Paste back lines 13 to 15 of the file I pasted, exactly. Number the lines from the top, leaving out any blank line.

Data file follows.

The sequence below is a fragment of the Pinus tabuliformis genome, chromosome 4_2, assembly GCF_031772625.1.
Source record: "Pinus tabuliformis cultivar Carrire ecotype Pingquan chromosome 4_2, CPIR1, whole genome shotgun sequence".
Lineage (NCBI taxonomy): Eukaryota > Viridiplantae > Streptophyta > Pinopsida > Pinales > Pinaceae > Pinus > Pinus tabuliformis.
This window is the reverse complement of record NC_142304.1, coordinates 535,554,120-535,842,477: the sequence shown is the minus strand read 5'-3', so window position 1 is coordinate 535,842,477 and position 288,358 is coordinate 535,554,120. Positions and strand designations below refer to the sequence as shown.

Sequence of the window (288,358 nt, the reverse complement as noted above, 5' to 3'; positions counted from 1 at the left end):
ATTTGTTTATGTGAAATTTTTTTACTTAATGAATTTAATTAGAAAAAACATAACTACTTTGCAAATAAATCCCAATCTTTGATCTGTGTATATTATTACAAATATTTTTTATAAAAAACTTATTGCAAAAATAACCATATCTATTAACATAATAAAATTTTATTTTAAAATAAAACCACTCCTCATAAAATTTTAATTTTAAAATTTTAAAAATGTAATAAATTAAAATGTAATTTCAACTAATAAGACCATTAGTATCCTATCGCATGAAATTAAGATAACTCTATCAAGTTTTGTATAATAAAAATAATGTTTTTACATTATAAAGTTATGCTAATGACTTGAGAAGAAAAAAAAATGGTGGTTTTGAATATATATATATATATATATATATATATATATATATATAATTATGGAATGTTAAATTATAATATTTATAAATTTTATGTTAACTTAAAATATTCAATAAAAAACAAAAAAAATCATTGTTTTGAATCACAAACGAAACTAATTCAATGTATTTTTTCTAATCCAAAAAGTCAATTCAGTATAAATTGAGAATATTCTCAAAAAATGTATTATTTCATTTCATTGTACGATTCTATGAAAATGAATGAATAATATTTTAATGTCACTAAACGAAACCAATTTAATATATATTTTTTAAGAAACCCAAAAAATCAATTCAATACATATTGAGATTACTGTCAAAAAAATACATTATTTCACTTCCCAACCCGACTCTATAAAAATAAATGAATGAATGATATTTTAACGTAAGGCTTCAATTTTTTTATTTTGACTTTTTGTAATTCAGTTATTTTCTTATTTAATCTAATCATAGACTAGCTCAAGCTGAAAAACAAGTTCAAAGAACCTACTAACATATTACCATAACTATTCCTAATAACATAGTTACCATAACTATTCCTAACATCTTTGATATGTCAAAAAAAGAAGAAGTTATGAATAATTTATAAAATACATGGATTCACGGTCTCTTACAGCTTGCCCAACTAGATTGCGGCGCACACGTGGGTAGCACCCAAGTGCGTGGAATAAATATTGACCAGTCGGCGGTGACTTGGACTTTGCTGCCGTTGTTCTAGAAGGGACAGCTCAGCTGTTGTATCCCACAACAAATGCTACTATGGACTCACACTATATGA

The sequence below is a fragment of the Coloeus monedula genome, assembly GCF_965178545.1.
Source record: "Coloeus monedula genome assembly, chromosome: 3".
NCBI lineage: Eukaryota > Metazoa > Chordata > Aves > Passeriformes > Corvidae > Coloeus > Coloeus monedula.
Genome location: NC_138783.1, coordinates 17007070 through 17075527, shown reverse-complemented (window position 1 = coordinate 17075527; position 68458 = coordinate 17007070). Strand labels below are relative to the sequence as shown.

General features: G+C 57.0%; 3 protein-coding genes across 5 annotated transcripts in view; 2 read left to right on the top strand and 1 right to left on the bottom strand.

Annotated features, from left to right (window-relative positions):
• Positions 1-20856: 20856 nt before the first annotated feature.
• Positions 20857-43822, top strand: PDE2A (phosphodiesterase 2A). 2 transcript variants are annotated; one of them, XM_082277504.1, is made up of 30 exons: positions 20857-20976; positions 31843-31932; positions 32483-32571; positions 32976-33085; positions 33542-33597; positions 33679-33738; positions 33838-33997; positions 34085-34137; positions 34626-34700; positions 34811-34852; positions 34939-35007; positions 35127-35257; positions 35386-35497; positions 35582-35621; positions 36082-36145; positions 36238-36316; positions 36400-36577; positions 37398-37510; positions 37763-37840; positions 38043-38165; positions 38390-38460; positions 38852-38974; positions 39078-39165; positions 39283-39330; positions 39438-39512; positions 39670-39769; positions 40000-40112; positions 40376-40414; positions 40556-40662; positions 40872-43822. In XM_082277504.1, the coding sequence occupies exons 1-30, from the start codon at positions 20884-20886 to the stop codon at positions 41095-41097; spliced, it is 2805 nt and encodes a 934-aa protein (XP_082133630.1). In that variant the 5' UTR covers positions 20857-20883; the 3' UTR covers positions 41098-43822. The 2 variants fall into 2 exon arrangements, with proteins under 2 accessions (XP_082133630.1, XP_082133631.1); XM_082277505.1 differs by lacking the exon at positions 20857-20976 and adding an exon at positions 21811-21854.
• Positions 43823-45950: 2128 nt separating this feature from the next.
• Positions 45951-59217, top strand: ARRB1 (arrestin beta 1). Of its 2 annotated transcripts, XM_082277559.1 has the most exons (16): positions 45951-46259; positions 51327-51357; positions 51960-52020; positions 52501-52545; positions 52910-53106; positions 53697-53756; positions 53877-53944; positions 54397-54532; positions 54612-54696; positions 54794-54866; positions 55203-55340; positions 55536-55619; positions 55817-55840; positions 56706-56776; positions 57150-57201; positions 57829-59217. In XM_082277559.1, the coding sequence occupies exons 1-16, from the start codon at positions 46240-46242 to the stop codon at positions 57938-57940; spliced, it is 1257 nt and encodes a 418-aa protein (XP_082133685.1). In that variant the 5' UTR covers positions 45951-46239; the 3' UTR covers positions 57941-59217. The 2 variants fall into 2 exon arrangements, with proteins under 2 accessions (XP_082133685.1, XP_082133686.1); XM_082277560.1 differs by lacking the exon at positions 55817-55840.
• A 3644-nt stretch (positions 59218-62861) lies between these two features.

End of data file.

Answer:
• Positions 1-20856: 20856 nt before the first annotated feature.
• Positions 20857-43822, top strand: PDE2A (phosphodiesterase 2A). 2 transcript variants are annotated; one of them, XM_082277504.1, is made up of 30 exons: positions 20857-20976; positions 31843-31932; positions 32483-32571; positions 32976-33085; positions 33542-33597; positions 33679-33738; positions 33838-33997; positions 34085-34137; positions 34626-34700; positions 34811-34852; positions 34939-35007; positions 35127-35257; positions 35386-35497; positions 35582-35621; positions 36082-36145; positions 36238-36316; positions 36400-36577; positions 37398-37510; positions 37763-37840; positions 38043-38165; positions 38390-38460; positions 38852-38974; positions 39078-39165; positions 39283-39330; positions 39438-39512; positions 39670-39769; positions 40000-40112; positions 40376-40414; positions 40556-40662; positions 40872-43822. In XM_082277504.1, the coding sequence occupies exons 1-30, from the start codon at positions 20884-20886 to the stop codon at positions 41095-41097; spliced, it is 2805 nt and encodes a 934-aa protein (XP_082133630.1). In that variant the 5' UTR covers positions 20857-20883; the 3' UTR covers positions 41098-43822. The 2 variants fall into 2 exon arrangements, with proteins under 2 accessions (XP_082133630.1, XP_082133631.1); XM_082277505.1 differs by lacking the exon at positions 20857-20976 and adding an exon at positions 21811-21854.
• Positions 43823-45950: 2128 nt separating this feature from the next.